Kate Chopin's "The Story of an Hour" was published in 1884 and is one of the richest demonstrations of a compressed narrative that also exhibits a broad range of literary devices, with foreshadowing, symbolism, figurative language, metaphor, and irony being chief among them—in short, a tour de force of short story writing.
Foreshadowing, which helps prepare the reader for subsequent events, frames the story's opening lines:
Knowing that Mrs. Mallard was afflicted with heart trouble, great care was taken to break to her as gently as possible the news of her husband's death.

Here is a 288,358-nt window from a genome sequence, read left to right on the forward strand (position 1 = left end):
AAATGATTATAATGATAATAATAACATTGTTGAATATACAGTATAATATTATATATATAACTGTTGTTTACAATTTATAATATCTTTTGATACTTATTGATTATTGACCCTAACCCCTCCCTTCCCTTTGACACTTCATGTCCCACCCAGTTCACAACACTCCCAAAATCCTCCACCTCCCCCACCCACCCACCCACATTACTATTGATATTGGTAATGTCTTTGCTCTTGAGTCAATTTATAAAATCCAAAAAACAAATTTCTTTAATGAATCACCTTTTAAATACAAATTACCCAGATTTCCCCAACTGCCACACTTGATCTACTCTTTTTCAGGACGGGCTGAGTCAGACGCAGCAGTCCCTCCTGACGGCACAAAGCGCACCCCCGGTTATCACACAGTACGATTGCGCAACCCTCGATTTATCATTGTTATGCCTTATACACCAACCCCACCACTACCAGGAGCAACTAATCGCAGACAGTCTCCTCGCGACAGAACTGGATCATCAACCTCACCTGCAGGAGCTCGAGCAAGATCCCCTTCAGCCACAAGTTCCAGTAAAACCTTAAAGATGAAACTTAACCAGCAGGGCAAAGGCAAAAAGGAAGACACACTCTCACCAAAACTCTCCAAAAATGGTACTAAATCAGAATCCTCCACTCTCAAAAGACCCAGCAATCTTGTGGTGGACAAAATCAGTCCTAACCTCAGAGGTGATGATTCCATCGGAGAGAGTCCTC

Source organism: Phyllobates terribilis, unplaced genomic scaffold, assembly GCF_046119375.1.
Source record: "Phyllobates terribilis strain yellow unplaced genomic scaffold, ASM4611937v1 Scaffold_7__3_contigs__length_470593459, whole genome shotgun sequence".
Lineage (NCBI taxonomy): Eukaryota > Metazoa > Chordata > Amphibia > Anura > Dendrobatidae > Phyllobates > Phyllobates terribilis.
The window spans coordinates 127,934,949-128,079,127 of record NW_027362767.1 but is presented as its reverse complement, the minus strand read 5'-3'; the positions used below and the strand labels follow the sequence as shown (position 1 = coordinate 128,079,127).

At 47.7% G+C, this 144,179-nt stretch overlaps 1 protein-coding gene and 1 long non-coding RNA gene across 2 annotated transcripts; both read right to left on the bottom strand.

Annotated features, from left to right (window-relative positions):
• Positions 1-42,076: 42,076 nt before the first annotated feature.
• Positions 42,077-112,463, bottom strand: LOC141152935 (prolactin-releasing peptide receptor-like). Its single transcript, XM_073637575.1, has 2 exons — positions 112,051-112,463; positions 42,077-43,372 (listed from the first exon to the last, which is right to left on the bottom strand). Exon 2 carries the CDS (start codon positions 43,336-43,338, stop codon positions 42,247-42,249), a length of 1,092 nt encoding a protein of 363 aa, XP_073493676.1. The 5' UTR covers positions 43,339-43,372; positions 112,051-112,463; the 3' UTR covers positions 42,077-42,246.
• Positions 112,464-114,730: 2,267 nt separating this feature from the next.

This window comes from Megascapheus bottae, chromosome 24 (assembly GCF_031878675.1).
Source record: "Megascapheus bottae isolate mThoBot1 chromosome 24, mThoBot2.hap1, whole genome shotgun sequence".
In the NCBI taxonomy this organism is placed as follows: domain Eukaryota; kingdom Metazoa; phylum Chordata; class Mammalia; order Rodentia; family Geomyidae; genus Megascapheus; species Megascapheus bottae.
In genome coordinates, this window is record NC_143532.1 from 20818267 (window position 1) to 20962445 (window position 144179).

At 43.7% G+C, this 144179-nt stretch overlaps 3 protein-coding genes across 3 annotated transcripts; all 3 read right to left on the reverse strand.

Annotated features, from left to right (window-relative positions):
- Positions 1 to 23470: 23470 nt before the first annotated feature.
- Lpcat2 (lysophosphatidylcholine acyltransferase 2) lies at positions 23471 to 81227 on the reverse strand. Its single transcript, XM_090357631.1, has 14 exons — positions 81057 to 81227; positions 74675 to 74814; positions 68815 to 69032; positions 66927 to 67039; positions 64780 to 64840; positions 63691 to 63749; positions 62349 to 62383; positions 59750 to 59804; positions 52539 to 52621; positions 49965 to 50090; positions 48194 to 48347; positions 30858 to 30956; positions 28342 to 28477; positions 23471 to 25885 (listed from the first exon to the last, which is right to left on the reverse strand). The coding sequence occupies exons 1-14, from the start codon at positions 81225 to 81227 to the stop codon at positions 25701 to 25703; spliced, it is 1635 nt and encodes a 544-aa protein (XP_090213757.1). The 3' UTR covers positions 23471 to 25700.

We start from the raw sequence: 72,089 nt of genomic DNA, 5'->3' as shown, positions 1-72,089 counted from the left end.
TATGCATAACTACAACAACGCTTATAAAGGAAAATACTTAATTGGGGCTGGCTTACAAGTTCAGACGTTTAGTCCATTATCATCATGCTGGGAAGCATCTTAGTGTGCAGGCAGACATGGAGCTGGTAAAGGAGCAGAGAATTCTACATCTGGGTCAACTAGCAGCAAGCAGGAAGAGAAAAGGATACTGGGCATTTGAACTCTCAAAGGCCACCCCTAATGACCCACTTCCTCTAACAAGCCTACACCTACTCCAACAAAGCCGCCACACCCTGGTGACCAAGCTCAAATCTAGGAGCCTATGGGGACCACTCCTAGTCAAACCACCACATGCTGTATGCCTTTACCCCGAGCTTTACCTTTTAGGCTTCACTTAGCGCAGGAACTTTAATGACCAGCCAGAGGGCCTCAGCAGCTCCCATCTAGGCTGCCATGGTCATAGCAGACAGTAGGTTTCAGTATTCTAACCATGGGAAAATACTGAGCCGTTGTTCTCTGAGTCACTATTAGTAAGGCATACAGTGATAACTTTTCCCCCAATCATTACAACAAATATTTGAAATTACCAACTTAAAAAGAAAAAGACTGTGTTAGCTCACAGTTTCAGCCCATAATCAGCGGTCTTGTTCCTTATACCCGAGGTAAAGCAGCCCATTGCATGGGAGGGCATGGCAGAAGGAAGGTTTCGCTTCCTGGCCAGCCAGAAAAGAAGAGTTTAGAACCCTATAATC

Chopin skillfully establishes that Mrs. Mallard has a serious medical condition and, by implication, that she lives among refined people who care for her. Mrs. Mallard's condition also implies that her heart condition dictates that she not only must be treated gently but also that she is gentle herself, and the reader does not suspect the possibility of the emotional fireworks that overwhelm Mrs. Mallard later on.
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